I have been writing for years — in this blog, in my weekly City Paper columns and elsewhere — about the corrupting influence of corporate money on science. The most alarming example, of course, is the influence of fossil fuel money on the climate change debate. And there is the case of Big Tobacco spending hundreds of millions of dollars over the years to muddy the debate on the dangers of smoking. Less publicized, but no less shocking, is the influence of Big Pharma money on healthcare in this country. Apparently everything is for sale, including our health and the integrity of the medical profession. Take a look at this story by David Bollier in Common Dreams. This is really scary. http://onthecommons.org/best-science-money-can-buy.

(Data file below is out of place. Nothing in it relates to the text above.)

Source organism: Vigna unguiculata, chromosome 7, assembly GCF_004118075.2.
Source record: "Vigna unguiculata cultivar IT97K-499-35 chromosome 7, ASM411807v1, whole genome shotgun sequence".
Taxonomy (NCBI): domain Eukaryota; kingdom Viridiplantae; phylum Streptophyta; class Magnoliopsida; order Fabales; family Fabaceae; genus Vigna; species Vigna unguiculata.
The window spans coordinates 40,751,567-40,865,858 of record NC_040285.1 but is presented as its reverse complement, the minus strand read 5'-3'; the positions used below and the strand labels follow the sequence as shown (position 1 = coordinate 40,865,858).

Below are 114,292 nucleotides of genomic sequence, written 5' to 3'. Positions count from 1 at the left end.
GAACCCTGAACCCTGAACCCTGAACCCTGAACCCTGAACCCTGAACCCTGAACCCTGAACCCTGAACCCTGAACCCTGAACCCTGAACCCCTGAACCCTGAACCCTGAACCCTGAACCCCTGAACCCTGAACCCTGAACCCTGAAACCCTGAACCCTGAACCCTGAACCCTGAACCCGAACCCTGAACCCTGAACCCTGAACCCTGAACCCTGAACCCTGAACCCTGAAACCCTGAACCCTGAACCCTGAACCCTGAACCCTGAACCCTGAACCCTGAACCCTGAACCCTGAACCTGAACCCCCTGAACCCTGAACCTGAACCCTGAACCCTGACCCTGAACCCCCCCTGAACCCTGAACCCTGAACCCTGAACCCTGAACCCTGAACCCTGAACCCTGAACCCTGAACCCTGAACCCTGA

A friend of mine who’s a doctor says that he doesn’t trust what he reads in his medical journals any more. He believes that they’ve been too corrupted by the drug companies. I also know of a psychiatrist who considers medical journals and professional education seminars so compromised by Big Pharma that he relies chiefly on the anecdotal accounts of his peers in prescribing drugs.
Paranoid doctors? Hardly. In today’s Wall Street Journal, we learn that such skepticism about the reliability of medical journals is entirely warranted. Reporter Anna Wilde Mathews writes:
"Many of the articles that appear in scientific journals under the bylines of prominent academics are actually written by ghostwriters in the pay of drug companies. These seemingly objective articles, which doctors around the world use to guide their care of patients, are often part of a marketing campaign by companies to promote a product or play up the condition it treats."